Friday, December 2, 2011

Ready, Set, Enable


Guest post by Mark Royal and Tom Agnew, from Hay Group, regular contributors to Great Leadership:

The term “doing more with less” is being used increasingly liberally by organizations today. However, there are often gaping holes between what is asked and what is executed. In many cases, organizations fail to understand or recognize the detrimental effect their “do more with less” approach has on employees’ productivity and rising frustration levels.

The concept needs to be revolutionized.

For decades, managers have been told to “do more with less,” which they interpret as raising the bar on employee goals and expectations while spending less money. Employees typically receive the message as involving working longer hours or accomplishing more tasks without the support of extra resources.

This approach quickly builds frustration. More significantly, it wears down your most motivated and loyal employees. These are employees who want to succeed at their jobs, but feel that roadblocks and constraints are continually put in their way.

So how can leaders ask employees to “do more with less” without causing frustration? Instead of making vague statements, setting unrealistic goals, and expecting employees to do more without providing additional resources, leaders need to unleash the full potential in their employees.

We all know about the importance of engaging employees through motivational tactics, but engagement only moves employees so far.

The real answer lies in employee enablement. Managers must help to create work environments where employees are supported by processes and information that help them do their jobs efficiently; in turn, decreasing frustration and allowing for improved productivity.

How can leaders create a more enabling environment to increase productivity?

1. Create a culture of dialogue: Instead of relying on annual review time to discuss performance, managers must create a culture of open communication with their teams and continuously engage in conversations about goals and priorities to help employees focus on the highest value tasks throughout the year. When frustration is allowed to silently simmer, everyone loses.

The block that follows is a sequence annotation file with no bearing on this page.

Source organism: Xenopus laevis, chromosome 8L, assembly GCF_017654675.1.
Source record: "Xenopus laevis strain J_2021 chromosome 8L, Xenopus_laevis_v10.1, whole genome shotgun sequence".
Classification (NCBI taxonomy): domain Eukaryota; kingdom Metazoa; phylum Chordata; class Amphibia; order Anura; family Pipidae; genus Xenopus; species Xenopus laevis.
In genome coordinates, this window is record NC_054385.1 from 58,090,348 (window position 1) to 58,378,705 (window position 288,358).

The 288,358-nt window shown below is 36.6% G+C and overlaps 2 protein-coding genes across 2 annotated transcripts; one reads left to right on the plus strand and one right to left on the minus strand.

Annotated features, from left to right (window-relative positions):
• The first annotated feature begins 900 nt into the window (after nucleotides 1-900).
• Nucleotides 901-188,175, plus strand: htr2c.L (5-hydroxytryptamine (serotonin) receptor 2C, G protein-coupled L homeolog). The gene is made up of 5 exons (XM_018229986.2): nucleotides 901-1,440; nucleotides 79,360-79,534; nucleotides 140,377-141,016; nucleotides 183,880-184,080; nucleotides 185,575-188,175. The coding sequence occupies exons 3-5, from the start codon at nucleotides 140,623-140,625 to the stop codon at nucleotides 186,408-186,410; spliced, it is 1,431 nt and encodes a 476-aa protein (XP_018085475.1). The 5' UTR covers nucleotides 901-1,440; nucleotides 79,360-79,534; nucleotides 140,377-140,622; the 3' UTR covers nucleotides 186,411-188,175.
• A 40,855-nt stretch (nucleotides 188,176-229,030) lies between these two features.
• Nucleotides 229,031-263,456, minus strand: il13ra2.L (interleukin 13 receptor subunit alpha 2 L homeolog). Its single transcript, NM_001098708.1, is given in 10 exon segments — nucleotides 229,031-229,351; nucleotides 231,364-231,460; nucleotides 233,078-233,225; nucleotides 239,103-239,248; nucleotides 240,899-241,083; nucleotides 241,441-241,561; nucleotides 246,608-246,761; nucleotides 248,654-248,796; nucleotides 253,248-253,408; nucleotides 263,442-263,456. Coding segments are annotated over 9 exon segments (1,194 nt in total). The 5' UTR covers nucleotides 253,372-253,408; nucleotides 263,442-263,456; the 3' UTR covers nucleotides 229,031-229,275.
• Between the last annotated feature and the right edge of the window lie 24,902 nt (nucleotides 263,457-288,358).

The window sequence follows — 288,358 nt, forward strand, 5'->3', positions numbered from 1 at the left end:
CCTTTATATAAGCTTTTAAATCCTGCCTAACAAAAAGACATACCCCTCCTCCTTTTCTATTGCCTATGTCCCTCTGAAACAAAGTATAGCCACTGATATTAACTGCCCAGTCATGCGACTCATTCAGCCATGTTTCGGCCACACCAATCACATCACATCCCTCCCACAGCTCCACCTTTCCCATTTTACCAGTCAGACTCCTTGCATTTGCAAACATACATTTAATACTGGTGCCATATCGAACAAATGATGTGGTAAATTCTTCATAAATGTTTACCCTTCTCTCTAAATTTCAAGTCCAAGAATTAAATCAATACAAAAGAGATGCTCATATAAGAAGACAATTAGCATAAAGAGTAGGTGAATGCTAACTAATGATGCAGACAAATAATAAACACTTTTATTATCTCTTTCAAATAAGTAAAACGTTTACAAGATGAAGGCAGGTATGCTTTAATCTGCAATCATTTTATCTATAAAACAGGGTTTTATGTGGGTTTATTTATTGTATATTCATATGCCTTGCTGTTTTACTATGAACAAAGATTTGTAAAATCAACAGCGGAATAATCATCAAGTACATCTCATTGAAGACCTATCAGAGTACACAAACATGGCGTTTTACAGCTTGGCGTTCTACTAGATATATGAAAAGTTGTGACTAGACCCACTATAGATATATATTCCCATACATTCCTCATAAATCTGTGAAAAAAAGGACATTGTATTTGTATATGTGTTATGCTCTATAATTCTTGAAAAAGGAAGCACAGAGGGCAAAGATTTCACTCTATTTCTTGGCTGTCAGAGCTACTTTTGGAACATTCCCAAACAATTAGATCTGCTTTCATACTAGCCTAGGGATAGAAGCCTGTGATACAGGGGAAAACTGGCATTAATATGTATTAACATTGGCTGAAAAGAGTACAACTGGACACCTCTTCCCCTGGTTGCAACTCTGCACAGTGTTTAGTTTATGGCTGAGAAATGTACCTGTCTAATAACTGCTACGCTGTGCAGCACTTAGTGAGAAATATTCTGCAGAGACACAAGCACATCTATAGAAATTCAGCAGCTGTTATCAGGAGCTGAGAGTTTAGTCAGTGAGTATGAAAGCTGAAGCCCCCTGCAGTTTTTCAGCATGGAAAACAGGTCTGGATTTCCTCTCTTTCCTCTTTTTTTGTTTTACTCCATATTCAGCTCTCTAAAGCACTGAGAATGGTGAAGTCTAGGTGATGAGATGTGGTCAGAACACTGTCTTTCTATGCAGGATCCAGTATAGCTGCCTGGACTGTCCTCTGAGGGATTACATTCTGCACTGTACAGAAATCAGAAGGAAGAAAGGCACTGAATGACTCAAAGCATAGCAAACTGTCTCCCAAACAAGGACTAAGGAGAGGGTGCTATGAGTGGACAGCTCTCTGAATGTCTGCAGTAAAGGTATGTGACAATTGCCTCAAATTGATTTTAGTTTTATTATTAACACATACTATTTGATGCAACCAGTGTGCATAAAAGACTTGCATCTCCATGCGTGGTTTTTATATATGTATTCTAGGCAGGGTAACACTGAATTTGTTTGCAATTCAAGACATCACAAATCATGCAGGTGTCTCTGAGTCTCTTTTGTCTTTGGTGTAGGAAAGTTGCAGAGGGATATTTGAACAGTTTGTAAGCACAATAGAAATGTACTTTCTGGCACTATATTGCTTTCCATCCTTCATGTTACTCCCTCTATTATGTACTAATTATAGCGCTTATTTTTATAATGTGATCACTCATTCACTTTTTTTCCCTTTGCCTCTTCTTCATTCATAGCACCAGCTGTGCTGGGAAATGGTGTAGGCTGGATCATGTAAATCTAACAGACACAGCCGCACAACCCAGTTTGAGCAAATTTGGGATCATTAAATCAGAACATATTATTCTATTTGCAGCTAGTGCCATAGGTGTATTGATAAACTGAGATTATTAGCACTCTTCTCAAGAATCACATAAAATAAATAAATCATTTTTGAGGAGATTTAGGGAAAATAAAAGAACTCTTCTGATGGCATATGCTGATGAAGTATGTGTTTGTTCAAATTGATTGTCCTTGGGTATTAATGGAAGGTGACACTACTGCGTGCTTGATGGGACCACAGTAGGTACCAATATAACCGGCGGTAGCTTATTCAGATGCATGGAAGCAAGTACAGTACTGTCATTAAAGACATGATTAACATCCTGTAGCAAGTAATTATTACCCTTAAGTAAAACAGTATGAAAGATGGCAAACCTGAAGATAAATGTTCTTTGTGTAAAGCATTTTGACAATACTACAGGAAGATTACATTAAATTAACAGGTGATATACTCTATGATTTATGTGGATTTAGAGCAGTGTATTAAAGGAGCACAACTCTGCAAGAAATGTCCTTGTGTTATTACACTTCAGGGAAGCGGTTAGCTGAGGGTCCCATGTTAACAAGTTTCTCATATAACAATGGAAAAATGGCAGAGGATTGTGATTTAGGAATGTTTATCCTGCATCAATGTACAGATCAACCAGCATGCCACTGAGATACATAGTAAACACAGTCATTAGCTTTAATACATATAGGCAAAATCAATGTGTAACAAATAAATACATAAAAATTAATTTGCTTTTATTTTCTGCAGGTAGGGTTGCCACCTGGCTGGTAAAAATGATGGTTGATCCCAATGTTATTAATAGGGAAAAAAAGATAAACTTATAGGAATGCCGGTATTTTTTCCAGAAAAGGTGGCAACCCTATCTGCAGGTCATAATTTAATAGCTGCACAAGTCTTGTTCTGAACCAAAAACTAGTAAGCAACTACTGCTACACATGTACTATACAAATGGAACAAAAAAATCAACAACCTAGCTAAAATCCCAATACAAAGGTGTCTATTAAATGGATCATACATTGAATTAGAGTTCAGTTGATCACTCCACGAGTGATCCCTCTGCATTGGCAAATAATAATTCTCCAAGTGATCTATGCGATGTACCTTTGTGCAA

2. Grant appropriate authority: It’s important for managers to provide employees with explicit decision-making authority, encourage them to come forward with innovative suggestions for improving the organization, and reinforce employee creativity by appropriately translating ideas into action.

3. Identify support gaps. A lack of support creates significant productivity issues. In order to avoid employee burnout, managers must ensure employees have the necessary resources to carry out their roles successfully.

4. Develop employees. In order to turn high-potential employees into high-performing members of an organization, companies must place a high value on job-related training. By offering programs for learning and development, organizations will get more out of their people.



These are just a few tactics that will help companies unleash the hidden potential in their people. What other strategies have you used to “do more with less?”

Mark Royal and Tom Agnew are principals in Hay Group’s employee-research division and co-authors of The Enemy of Engagement: Put an End to Workplace Frustration—and Get the Most From Your Employees (Amacom, 2011). Royal is based in Chicago and Agnew is based in New York.

4 comments:

Terry said...

I think the role of a leader in creating an environment that enables high performance is often overlooked. All too frequently the focus is on the follower or the leader and not on the environment. I think leadership needs to be considered equally from all these three perspectives.

Peta said...

I agree, the organisational 'culture' and 'environment' plays a crucial role and is often overlooked.

Clare Norman said...

I found this picture really enlightening, to show the synergy between engaging employees and managing their performance. It gave me food-for-thought about how we tell this story to our supervisors, and encourage them to pick up both batons (or rather to see them as the same baton).

mary said...

Great posting. The organisational culture and environment is absolutely key to successful engagement. Today's employees recognise that simply 'paying lip service' to values is not good enough.

What is the most important element of engagement? Integrity. Are the values of your business well reflected in the day-to-day behaviours of the culture? “You cannot spin to employees that your company is the best place to work for if they know it’s a bullying culture,” says Nita Clarke, director of Involvement and Participation Association UK, who spoke recently on the focal points of engagement to enhance business performance.


Clark advises: “Integrity builds trust. You do not get engagement without trust. If you have a culture where people in the organisation feel empowered, are able to raise concerns, or feel they can interfere when they think something’s not right without fearing they would lose their job, then your talent can also be your best guard for reputational risk.”